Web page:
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MRSA use amoeba to spread, sidestepping hospital protection measures, new research shows


The MRSA ‘superbug’ evades many of the measures introduced to combat its spread by infecting a common single-celled organism found almost everywhere in hospital wards, according to new research published in the journal Environmental Microbiology.

Microscope image of an amoeba with epidemic MRSA stained green

Scientists from the University of Bath have shown that MRSA infects and replicates in a species of amoeba, called Acanthamoeba polyphaga, which is ubiquitous in the environment and can be found on inanimate objects such as vases, sinks and walls.

As amoeba produce cysts to help them spread, this could mean that MRSA maybe able to be ‘blown in the wind’ between different locations.

Further evidence from research on other pathogens suggests that by infecting amoeba first, MRSA may emerge more virulent and more resistant to antibiotics when it infects humans.

“Infection control policies for hospitals should recognise the role played by amoeba in the survival of MRSA, and evaluate control procedures accordingly,” said Professor Mike Brown from the Department of Pharmacy and Pharmacology at the University of Bath.

“Until now this source of MRSA has been totally unrecognised. This is a non-patient source of replication and given that amoeba and other protozoa are ubiquitous, including in hospitals, they are likely to contribute to the persistence of MRSA in the hospital environment”.

“Adding to the concern is that amoebal cysts have been shown to trap pathogens and could potentially be dispersed widely by air currents, especially when they are dry.

“Replication of MRSA in amoeba and other protozoa raises several important concerns for hospital hygiene.”

In laboratory tests, the researchers found that within 24 hours of its introduction, MRSA had infected around 50 per cent of the amoeba in the sample, with 2 per cent heavily infected throughout their cellular content.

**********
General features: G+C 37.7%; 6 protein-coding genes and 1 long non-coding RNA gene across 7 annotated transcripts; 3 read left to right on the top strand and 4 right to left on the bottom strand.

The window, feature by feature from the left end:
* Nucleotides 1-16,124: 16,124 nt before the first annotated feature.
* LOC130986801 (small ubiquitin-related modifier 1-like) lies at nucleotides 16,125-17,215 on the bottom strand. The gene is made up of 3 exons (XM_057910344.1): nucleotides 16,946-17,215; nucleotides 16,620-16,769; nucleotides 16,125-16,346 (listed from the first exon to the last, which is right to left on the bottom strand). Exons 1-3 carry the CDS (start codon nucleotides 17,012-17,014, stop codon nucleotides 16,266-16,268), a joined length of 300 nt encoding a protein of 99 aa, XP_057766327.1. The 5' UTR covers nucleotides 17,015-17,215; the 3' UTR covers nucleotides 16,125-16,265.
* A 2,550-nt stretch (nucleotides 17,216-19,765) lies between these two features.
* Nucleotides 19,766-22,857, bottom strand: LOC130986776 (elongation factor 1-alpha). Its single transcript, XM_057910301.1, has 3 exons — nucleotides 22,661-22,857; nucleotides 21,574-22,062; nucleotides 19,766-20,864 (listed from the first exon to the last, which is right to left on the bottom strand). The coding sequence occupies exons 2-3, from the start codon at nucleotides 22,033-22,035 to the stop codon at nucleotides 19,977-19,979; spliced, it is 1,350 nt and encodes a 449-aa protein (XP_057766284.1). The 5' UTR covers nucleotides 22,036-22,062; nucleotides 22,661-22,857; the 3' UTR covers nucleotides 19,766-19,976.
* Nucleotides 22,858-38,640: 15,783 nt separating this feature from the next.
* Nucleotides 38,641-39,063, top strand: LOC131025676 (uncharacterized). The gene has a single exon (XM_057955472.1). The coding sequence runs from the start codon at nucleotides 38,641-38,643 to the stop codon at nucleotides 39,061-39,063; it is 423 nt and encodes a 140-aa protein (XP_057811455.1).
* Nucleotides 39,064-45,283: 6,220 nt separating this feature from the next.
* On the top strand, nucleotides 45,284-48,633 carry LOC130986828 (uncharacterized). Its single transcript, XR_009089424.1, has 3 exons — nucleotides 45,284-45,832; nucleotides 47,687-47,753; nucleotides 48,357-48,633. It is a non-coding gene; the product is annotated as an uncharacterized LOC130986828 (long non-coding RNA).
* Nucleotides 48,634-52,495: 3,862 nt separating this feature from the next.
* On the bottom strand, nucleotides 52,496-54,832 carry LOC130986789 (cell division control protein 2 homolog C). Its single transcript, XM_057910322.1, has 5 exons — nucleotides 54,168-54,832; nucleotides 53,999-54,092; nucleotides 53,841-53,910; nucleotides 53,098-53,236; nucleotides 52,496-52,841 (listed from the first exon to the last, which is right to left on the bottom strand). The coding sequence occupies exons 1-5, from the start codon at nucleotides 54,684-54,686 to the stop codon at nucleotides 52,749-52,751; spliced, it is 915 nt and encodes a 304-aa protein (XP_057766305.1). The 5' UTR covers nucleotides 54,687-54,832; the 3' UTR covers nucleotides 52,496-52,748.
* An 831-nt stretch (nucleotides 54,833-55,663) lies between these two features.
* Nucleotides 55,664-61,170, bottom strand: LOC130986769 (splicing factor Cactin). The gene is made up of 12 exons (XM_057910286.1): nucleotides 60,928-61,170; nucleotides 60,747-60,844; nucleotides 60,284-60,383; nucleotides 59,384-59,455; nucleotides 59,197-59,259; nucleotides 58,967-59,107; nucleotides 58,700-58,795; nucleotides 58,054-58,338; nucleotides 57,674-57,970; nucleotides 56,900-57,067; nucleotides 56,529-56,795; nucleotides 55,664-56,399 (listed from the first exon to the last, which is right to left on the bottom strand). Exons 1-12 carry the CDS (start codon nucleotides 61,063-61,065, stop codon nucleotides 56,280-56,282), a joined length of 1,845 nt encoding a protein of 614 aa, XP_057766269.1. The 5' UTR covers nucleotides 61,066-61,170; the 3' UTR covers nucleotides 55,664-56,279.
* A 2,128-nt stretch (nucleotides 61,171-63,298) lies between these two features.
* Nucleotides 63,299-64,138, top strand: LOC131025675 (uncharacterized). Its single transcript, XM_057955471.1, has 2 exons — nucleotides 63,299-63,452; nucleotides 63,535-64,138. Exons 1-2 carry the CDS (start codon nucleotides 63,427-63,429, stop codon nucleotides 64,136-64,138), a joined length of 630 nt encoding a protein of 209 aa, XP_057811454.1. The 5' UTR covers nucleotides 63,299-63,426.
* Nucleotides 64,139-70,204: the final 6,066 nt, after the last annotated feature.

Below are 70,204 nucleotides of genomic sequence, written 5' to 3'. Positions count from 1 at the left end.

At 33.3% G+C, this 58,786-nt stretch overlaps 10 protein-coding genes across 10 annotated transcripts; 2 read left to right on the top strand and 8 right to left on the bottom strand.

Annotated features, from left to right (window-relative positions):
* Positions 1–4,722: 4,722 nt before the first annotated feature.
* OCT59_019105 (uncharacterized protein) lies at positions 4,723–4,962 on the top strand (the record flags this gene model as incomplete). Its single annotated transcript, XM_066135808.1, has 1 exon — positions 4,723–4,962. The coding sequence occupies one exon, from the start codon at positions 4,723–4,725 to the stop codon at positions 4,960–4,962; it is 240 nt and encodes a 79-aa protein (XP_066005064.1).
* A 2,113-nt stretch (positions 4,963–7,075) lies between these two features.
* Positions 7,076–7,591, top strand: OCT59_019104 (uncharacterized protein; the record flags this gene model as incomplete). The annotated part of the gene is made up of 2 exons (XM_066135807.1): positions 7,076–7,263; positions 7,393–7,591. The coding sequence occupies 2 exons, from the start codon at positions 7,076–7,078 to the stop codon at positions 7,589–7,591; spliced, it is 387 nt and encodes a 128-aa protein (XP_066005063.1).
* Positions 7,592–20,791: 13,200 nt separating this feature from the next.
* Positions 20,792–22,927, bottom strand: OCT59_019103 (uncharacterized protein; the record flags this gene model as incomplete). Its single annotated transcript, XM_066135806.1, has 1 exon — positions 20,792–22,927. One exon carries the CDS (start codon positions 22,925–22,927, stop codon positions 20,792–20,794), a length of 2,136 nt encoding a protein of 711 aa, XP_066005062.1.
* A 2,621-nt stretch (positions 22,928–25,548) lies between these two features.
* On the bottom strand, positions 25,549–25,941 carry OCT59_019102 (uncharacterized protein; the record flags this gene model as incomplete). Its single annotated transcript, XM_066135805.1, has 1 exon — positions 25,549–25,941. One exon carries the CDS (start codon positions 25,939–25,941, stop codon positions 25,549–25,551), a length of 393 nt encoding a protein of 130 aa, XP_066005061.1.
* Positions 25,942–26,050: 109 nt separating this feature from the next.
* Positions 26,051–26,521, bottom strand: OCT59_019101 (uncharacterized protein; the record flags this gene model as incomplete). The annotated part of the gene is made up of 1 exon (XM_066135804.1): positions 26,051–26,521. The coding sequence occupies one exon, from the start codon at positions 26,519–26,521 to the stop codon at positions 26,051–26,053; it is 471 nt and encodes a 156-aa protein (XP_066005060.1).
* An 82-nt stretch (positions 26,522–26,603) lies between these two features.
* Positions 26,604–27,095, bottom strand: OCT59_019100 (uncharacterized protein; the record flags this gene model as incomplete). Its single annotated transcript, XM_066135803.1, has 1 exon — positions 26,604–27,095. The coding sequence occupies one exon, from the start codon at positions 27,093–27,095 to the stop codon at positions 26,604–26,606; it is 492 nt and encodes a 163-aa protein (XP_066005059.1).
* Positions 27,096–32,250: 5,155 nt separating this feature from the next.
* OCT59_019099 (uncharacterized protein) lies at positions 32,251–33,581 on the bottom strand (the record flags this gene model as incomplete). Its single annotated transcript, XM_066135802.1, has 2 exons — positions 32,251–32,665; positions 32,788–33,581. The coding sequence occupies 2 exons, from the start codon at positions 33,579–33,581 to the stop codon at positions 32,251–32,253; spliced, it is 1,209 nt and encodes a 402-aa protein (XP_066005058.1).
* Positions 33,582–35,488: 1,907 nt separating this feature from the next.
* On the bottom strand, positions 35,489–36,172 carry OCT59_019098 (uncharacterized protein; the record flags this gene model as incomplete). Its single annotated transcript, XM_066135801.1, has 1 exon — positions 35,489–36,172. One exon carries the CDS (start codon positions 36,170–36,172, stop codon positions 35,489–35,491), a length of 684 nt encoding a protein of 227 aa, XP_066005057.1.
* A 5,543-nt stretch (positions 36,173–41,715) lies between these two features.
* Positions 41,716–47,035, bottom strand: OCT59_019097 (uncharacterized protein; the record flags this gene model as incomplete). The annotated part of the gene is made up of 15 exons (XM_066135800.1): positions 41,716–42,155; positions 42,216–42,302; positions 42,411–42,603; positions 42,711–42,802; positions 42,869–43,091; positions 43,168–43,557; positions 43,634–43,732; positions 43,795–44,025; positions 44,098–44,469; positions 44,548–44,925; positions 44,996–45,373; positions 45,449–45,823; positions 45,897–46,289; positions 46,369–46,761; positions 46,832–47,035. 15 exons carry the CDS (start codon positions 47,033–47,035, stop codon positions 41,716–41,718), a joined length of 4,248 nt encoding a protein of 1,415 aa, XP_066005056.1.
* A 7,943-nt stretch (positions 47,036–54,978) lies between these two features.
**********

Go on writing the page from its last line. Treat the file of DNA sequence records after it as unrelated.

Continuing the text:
Evidence with other pathogens suggests that pathogens that emerge from amoeba are more resistant to antibiotics and more virulent.

“This makes matters even more worrying,” said Professor Brown.

“It is almost as though the amoeba act like a gymnasium; helping MRSA get fitter and become more pathogenic.

“In many ways this may reflect how this kind of pathogenic behaviour first evolved. A good example is the bacterium that causes legionnaires disease. Probably it was pathogenic long before humans and other animals arrived on the evolutionary scene. Even today, it has no known animal host.

“The most likely reason is that Legionella and many pathogens learned their pathogenicity after sparring with single-celled organisms like amoeba for millions of years. Because our human cells are very similar to these primitive, single-celled organisms, they have acquired the skills to attack us”.

For these reasons, such primitive cells are being used to replace animals for many kinds of biological tests.

“Effective control of MRSA within healthcare environments requires better understanding of their ecology,” said Professor Brown.

“We now need to focus on improving our understanding of exactly how MRSA is transmitted, both in hospitals and in the wider environment, to develop control procedures that are effective in all scenarios.”

Recently released figures show that infections caused by MRSA rose 5 per cent between 2003 and 2004, and mortality rates increased 15-fold between 1993 and 2002.

The research paper is published online at:

It will appear in the June or July print issue of Environmental Microbiology which will be published mid-May or mid-June respectively.

The work was funded by The Lord Dowding Fund for Humane Research and also the UK Department of Health.

Andrew McLaughlin | alfa
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